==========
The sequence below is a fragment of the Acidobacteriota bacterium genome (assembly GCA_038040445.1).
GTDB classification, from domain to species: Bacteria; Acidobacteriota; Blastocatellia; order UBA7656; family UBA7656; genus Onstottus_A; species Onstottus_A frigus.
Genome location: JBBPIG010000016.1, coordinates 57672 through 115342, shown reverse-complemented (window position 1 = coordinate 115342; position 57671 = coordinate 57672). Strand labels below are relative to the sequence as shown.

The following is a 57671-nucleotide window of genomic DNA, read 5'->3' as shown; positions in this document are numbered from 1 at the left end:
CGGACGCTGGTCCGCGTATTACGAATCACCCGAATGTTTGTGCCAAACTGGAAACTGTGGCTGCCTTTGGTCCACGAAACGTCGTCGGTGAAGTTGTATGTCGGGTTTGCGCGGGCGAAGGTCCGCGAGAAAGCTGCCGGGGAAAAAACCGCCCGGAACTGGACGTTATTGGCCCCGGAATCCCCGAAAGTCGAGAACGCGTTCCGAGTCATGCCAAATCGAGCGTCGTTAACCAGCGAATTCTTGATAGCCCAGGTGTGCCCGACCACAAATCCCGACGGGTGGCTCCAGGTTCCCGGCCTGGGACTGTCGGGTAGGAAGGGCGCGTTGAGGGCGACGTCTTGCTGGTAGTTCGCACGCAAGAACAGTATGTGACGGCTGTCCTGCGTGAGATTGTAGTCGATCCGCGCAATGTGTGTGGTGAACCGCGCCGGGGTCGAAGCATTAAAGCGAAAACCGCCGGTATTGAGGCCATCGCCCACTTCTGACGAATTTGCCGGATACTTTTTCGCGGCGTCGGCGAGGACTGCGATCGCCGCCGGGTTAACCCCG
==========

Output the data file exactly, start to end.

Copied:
The sequence below is a fragment of the Acidobacteriota bacterium genome (assembly GCA_038040445.1).
GTDB classification, from domain to species: Bacteria; Acidobacteriota; Blastocatellia; order UBA7656; family UBA7656; genus Onstottus_A; species Onstottus_A frigus.
Genome location: JBBPIG010000016.1, coordinates 57672 through 115342, shown reverse-complemented (window position 1 = coordinate 115342; position 57671 = coordinate 57672). Strand labels below are relative to the sequence as shown.

The following is a 57671-nucleotide window of genomic DNA, read 5'->3' as shown; positions in this document are numbered from 1 at the left end:
CGGACGCTGGTCCGCGTATTACGAATCACCCGAATGTTTGTGCCAAACTGGAAACTGTGGCTGCCTTTGGTCCACGAAACGTCGTCGGTGAAGTTGTATGTCGGGTTTGCGCGGGCGAAGGTCCGCGAGAAAGCTGCCGGGGAAAAAACCGCCCGGAACTGGACGTTATTGGCCCCGGAATCCCCGAAAGTCGAGAACGCGTTCCGAGTCATGCCAAATCGAGCGTCGTTAACCAGCGAATTCTTGATAGCCCAGGTGTGCCCGACCACAAATCCCGACGGGTGGCTCCAGGTTCCCGGCCTGGGACTGTCGGGTAGGAAGGGCGCGTTGAGGGCGACGTCTTGCTGGTAGTTCGCACGCAAGAACAGTATGTGACGGCTGTCCTGCGTGAGATTGTAGTCGATCCGCGCAATGTGTGTGGTGAACCGCGCCGGGGTCGAAGCATTAAAGCGAAAACCGCCGGTATTGAGGCCATCGCCCACTTCTGACGAATTTGCCGGATACTTTTTCGCGGCGTCGGCGAGGACTGCGATCGCCGCCGGGTTAACCCCG